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Former JET Teachers Reunite at 2016 Shinnenkai

• Many JET alumni and their friends enjoyed a reunion with Japanese culture and food at the 13th annual New Year Shinnenkai (party) on January 16 at the Japan Information Center in the Consulate General’s office. The event was hosted by the JET Alumni Association (JETAA) of Chicago and the Consulate General of Japan in Chicago.

• JET is the acronym of the program called “the Japan Exchange and Teaching”, where native English speakers teach English to Japanese students or work with local institutions. It provides Japanese students opportunities to communicate with native speakers while JET participants have opportunities to experience life in Japan.
• Most JET participants stay in Japan for two years or so and return to their home countries. The New Year Shinnenkai is a good opportunity for them to reconnect themselves to Japan.

• After a welcoming address by Wesley Julian, President of JETAA Chicago, the attendees were thrilled to watch martial arts demonstrations. They were iaido by Mugai Ryu Iai Hyodo, karate by Shuri Ryu Karate, and Aikido by Aikido Association of America.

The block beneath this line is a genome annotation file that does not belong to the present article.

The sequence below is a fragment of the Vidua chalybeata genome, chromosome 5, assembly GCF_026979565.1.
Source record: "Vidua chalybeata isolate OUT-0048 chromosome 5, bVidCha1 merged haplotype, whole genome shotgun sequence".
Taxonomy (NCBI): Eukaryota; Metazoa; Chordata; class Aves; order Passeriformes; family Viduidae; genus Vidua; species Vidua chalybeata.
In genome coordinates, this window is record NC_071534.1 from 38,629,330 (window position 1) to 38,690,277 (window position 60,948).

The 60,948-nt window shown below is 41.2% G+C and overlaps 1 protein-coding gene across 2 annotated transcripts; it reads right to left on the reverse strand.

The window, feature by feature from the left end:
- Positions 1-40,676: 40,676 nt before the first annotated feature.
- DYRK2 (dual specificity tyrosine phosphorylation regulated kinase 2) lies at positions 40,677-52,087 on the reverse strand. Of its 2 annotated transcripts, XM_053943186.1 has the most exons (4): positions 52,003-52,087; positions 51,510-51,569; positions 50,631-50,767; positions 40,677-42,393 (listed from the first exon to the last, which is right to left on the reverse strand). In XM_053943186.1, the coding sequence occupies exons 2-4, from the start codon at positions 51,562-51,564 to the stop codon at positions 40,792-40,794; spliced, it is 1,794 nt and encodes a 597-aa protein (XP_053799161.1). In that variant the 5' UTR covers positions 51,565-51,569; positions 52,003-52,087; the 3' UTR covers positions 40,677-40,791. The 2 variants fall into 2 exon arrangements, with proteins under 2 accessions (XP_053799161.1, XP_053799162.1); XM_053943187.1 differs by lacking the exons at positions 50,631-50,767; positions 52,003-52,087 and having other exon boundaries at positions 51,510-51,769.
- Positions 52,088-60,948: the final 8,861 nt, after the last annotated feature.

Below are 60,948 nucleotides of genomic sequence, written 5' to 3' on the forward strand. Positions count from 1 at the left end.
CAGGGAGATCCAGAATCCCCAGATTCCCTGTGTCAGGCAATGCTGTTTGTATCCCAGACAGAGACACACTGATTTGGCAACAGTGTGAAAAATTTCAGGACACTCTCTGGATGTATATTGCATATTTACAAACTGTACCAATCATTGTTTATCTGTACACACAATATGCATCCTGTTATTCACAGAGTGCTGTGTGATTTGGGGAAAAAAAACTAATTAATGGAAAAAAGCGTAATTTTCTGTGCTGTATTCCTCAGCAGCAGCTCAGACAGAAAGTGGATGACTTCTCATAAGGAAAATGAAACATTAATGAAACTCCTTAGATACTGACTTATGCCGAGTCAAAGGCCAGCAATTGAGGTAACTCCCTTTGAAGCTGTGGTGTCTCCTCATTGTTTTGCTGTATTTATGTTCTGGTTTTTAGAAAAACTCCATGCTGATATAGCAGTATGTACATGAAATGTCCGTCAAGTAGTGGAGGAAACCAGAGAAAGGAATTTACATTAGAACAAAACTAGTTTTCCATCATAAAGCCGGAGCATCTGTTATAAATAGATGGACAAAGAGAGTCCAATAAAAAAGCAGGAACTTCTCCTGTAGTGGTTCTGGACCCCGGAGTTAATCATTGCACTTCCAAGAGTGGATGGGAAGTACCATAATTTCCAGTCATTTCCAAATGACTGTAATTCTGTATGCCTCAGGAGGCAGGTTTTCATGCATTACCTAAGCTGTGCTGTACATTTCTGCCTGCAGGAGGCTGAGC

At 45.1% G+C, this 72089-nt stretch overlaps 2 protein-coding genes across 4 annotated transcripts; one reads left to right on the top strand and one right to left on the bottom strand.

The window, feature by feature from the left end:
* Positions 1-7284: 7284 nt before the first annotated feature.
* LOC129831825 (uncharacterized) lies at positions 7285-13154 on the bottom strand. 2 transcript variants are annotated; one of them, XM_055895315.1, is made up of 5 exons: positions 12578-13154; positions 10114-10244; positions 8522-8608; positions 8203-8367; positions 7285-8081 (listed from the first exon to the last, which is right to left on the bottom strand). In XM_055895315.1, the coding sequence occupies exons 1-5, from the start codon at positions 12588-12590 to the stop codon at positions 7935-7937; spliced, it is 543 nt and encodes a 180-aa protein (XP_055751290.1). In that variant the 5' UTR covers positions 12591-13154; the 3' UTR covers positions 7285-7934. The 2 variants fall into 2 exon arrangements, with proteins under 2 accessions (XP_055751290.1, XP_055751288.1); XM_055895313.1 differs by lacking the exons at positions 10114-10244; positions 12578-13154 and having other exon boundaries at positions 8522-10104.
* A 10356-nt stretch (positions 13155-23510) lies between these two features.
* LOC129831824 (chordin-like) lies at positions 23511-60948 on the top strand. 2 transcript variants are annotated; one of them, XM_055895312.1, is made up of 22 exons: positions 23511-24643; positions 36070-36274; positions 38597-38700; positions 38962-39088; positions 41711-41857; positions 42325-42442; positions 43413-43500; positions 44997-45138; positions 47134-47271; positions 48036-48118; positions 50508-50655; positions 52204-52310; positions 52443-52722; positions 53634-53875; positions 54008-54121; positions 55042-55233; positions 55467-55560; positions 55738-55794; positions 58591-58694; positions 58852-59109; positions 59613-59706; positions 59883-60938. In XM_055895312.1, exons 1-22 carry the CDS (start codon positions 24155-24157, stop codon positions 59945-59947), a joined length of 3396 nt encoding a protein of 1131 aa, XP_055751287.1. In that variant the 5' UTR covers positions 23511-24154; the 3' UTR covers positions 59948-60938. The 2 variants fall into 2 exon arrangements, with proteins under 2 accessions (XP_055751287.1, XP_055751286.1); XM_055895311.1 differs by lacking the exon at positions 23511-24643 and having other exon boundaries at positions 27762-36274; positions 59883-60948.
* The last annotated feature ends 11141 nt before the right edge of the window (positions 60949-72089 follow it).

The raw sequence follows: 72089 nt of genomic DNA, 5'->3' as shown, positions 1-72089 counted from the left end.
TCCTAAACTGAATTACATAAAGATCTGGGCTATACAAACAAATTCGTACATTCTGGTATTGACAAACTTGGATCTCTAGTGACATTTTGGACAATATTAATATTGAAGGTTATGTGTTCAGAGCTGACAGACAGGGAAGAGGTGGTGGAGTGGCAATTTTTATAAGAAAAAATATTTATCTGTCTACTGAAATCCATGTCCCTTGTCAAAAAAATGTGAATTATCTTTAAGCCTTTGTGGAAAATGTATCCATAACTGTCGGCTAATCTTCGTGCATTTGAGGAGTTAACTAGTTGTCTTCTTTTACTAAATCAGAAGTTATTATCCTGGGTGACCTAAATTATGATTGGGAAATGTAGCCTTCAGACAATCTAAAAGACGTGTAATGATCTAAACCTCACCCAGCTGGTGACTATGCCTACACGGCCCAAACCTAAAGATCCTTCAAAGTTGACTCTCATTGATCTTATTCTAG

• The participants also enjoyed having food and drinks, and playing games such as fukuwarai, origami folding, karuta card game, and charity raffle drawing. Kimono dress-up, calligraphy workshop, onigiri (rice ball) making, and ema plaque wishing were also offered to enjoy the Shinnenkai.

• This year, Michael Croson brought Awa Odori dance to the Shinnenkai. The participants quickly learned the dance and marched on the floor. Croson joined Awa Odori team, and the team debuted at Japan Day, which was held at the Arlington Race Track last July.


• Tom Collins of England taught English from 2004 to 2007 in Oita city, Oita Prefecture in Kyushu and currently became Vice President of JETAA Chicago.

• When he was in England, he heard of JET Program from his friend and applied for it. He had no knowledge of Japanese culture or language, but he did karate as a teenager. “So I went to Japan knowing nothing and fell in love with that,” Collins said.
• At his school, he tried to speak to the students in Japanese and showed them that his Japanese wasn’t very good. His efforts encouraged the students to speak to him in English. He also taught three different courses in an English club, so he could know about the students more.

• During his stay in Oita, his parents visited him, so the family went sightseeing to the Jigokudani Hot Spring, where intermittent springs blasted out every 10 minutes.